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      Climate change and infectious diseases: from evidence to a predictive framework.

      Science (New York, N.Y.)

      Humans, Prognosis, Communicable Diseases, Climate Change, epidemiology, transmission, Extinction, Biological, Health, Host-Parasite Interactions, Host-Pathogen Interactions, Animals, Biodiversity

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          Abstract

          Scientists have long predicted large-scale responses of infectious diseases to climate change, giving rise to a polarizing debate, especially concerning human pathogens for which socioeconomic drivers and control measures can limit the detection of climate-mediated changes. Climate change has already increased the occurrence of diseases in some natural and agricultural systems, but in many cases, outcomes depend on the form of climate change and details of the host-pathogen system. In this review, we highlight research progress and gaps that have emerged during the past decade and develop a predictive framework that integrates knowledge from ecophysiology and community ecology with modeling approaches. Future work must continue to anticipate and monitor pathogen biodiversity and disease trends in natural ecosystems and identify opportunities to mitigate the impacts of climate-driven disease emergence.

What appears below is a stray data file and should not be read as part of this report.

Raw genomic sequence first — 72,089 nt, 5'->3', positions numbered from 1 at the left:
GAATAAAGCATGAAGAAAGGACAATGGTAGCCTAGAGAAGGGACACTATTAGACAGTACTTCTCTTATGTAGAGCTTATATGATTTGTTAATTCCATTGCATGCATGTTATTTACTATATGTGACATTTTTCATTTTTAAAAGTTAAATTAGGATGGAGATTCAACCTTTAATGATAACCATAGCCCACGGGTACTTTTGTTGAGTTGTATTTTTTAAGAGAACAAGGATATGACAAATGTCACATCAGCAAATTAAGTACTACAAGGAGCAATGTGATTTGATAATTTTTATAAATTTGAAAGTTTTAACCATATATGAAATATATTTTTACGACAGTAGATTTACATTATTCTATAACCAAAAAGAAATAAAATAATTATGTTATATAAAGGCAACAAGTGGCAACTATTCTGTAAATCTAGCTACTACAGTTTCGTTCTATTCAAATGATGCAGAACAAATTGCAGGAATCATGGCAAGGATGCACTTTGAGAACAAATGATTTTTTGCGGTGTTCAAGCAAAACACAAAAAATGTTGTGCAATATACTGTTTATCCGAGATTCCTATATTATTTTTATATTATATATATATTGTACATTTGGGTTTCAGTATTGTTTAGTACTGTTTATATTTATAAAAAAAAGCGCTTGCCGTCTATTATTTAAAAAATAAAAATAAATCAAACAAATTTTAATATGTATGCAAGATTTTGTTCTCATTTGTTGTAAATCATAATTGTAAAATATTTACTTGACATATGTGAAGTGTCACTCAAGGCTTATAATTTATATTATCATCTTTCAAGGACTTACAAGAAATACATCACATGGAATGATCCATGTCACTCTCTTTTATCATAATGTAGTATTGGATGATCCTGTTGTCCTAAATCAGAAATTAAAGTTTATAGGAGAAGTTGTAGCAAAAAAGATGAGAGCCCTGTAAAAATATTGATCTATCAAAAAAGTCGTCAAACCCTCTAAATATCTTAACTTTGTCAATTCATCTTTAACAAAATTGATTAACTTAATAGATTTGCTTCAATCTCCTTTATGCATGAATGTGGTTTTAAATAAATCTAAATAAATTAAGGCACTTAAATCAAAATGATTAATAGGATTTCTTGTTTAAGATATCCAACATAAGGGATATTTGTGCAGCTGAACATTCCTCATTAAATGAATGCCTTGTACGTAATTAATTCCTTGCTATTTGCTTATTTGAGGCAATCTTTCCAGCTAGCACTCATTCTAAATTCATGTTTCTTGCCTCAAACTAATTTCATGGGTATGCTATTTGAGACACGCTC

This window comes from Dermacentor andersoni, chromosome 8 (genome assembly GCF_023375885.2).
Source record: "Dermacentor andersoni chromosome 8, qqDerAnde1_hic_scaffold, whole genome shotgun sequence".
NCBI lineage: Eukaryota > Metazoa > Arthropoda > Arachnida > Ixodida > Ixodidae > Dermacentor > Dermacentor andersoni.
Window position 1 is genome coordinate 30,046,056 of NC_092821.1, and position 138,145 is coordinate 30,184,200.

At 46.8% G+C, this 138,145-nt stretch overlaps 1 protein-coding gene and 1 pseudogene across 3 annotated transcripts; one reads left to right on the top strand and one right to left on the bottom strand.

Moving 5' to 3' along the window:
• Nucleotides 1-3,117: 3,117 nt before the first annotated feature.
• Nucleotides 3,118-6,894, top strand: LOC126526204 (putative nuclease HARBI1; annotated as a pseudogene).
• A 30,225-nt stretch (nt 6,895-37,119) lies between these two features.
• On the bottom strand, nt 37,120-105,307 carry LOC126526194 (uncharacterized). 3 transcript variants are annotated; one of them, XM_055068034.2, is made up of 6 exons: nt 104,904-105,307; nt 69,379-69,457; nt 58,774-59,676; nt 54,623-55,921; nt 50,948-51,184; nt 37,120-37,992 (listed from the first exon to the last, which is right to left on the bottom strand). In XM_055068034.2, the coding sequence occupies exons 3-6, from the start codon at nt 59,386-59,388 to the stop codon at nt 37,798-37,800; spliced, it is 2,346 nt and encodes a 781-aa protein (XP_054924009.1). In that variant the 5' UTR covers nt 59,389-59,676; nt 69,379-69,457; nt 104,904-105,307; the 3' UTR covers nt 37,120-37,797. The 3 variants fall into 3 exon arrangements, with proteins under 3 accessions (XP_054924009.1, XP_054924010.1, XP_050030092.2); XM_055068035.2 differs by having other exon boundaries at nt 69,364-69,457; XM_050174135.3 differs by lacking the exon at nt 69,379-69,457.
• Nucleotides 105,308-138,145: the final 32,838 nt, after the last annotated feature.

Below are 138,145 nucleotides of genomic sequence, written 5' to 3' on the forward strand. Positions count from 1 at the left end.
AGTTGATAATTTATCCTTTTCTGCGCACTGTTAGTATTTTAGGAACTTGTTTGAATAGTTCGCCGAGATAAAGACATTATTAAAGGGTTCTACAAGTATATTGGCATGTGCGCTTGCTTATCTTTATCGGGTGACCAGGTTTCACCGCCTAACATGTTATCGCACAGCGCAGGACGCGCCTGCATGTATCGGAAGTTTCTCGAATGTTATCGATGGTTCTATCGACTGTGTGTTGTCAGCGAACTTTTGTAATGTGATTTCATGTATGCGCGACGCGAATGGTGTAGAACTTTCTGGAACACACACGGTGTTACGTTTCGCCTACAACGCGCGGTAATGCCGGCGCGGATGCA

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          Journal
          23908230
          10.1126/science.1239401

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